This practice is common in societies across the globe today, especially ones with a big focus on material possessions, which can lead to hoarding. 

Dr Büster argues against assumptions that an attachment to a material possession is a very modern phenomenon. 

Broxmouth demonstrates ‘the value that emotion has in our interpretations of past societies,’ she argues. 

‘Archaeologists tend to caution against the transplanting of modern emotions onto past societies,’ said Dr Büster.

‘But I suggest that the universality of certain emotions does allow for the extrapolation of modern experiences onto the past, even if the specifics vary.

‘I consider the experience of grief and bereavement to be one such emotion, even if the ways in which this was processed and navigated varies between individuals and societies. 

‘This research helps bring us a little closer to past individuals whose experience of life (and death), was in some ways, not so different from our own.’  

Objects that touched a dead body would have had a stronger attachment to the surviving loved one, the study suggests (as illustrated in graphic from research paper)

Gruesomely, everyday objects can also develop an association with a dead body, due to their use in post-mortem care and mortuary rites.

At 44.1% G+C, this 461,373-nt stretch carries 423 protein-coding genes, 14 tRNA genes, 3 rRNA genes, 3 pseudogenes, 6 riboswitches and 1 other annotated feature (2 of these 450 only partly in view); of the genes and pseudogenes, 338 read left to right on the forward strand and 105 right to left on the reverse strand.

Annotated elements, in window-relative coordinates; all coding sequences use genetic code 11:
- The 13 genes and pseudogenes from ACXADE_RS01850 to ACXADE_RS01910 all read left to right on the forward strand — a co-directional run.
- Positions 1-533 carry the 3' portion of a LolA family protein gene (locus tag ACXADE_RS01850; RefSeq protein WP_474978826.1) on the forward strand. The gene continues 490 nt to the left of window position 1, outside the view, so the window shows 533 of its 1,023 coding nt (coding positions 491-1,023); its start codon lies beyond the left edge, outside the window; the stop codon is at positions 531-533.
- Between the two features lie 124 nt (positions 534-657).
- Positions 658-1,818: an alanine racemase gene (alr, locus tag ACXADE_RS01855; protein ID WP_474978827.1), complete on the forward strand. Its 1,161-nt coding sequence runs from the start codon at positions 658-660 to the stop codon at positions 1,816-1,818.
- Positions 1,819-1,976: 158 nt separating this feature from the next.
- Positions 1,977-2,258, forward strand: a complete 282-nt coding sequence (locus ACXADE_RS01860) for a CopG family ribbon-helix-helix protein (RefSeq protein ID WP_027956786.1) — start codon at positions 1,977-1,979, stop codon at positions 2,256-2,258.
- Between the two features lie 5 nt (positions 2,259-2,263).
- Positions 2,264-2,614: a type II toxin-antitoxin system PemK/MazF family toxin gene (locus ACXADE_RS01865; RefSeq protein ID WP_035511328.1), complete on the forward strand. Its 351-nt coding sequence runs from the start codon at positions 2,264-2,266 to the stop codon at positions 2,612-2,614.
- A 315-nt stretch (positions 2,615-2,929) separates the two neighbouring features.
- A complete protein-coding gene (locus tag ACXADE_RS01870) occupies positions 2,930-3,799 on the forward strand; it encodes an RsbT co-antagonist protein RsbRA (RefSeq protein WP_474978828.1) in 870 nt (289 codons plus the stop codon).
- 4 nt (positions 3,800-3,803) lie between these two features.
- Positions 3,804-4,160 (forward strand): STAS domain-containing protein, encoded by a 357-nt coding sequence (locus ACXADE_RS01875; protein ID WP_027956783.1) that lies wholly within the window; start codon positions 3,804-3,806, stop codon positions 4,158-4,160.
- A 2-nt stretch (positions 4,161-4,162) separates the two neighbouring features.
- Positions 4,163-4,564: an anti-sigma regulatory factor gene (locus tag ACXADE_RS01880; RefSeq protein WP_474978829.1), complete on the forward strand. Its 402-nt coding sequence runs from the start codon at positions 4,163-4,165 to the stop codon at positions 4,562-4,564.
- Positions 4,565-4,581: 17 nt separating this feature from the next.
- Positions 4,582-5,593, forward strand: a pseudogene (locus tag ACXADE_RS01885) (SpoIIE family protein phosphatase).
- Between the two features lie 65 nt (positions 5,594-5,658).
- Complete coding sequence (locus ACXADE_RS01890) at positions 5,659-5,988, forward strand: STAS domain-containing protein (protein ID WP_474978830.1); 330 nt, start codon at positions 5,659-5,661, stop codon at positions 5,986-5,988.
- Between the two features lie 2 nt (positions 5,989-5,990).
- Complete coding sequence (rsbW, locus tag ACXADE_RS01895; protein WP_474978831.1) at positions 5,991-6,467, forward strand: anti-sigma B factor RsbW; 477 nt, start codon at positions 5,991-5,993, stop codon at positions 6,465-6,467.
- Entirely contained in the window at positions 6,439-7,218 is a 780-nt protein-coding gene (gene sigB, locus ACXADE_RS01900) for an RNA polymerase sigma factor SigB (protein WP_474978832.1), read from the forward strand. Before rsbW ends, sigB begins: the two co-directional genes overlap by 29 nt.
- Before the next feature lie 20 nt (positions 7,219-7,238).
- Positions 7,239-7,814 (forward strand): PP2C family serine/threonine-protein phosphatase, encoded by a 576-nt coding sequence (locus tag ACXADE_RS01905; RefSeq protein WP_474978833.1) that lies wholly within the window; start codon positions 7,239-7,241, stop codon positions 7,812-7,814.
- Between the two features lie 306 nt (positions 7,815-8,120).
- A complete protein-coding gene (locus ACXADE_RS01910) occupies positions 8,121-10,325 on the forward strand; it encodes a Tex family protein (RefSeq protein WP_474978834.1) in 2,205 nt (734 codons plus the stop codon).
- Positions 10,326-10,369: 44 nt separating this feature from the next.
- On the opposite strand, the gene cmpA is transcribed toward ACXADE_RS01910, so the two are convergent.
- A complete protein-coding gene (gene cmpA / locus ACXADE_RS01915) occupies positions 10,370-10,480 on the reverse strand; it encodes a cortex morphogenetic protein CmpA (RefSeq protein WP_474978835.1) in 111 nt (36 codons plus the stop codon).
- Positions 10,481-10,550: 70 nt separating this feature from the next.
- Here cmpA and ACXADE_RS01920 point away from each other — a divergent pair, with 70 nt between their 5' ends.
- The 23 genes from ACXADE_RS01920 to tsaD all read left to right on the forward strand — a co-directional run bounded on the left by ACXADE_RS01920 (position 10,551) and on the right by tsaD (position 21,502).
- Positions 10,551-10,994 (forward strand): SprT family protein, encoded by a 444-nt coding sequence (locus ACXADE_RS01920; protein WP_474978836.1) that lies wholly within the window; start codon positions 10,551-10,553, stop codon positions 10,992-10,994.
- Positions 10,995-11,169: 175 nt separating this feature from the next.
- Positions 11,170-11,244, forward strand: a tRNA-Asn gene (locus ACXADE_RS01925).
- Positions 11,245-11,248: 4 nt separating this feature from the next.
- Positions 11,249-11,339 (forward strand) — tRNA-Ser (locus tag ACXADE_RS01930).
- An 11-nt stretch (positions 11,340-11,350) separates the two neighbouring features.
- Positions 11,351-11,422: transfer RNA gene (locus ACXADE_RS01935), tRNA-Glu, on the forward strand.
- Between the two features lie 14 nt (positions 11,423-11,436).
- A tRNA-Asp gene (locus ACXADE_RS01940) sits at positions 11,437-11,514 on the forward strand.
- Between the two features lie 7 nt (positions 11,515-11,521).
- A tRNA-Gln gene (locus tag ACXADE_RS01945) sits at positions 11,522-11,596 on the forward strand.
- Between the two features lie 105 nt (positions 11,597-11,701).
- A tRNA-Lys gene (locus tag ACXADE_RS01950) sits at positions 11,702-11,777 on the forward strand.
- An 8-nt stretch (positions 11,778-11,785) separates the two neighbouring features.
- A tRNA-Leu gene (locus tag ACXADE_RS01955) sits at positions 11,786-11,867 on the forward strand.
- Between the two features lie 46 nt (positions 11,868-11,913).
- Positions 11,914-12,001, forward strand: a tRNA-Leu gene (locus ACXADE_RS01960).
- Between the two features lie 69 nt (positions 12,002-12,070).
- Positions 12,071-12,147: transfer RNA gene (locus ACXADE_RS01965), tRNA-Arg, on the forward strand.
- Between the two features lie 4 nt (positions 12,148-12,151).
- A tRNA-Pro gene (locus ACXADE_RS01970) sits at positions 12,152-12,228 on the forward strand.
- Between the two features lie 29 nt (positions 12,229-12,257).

For example, toilet instruments including tweezers, nail cleaners and ear scoops have been found in graves at Mill Hill in Deal, Kent, as well as King Harry Lane in St Albans.  

This is because objects that have touched a body would have had even more of a significant emotional connection with the surviving loved one, Dr Büster suggests. 

Her paper, ‘Problematic stuff: death, memory and the interpretation of cached objects’, has been published in Antiquity.


The Iron Age in Britain started as the Bronze Age finished. 

It started around 800BC and finished in 43AD when the Romans invaded. 

As suggested by the name, this period saw large scale changes thanks to the introduction of iron working technology.

During this period the population of Britain probably exceeded one million. 

This was made possible by new forms of farming, such as the introduction of new varieties of barley and wheat.

The invention of the iron-tipped plough made cultivating crops in heavy clay soils possible for the first time.

Some of the major advances during included the introduction of the potter’s wheel, the lathe (used for woodworking) and rotary quern for grinding grain.

There are nearly 3,000 Iron Age hill forts in the UK. Some were used as permanent settlements, others were used as sites for gatherings, trade and religious activities.

At the time most people were living in small farmsteads with extended families.

The standard house was a roundhouse, made of timber or stone with a thatch or turf roof.

Burial practices were varied but it seems most people were disposed of by ‘excarnation’ – meaning they were left deliberately exposed.

There are also some bog bodies preserved from this period, which show evidence of violent deaths in the form of ritual and sacrificial killing.

Towards the end of this period there was increasing Roman influence from the western Mediterranean and southern France.

It seems that before the Roman conquest of England in 43AD they had already established connections with lots of tribes and could have exerted a degree of political influence.

After 43AD all of Wales and England below Hadrian’s Wall became part of the Roman empire, while Iron Age life in Scotland and Ireland continued for longer.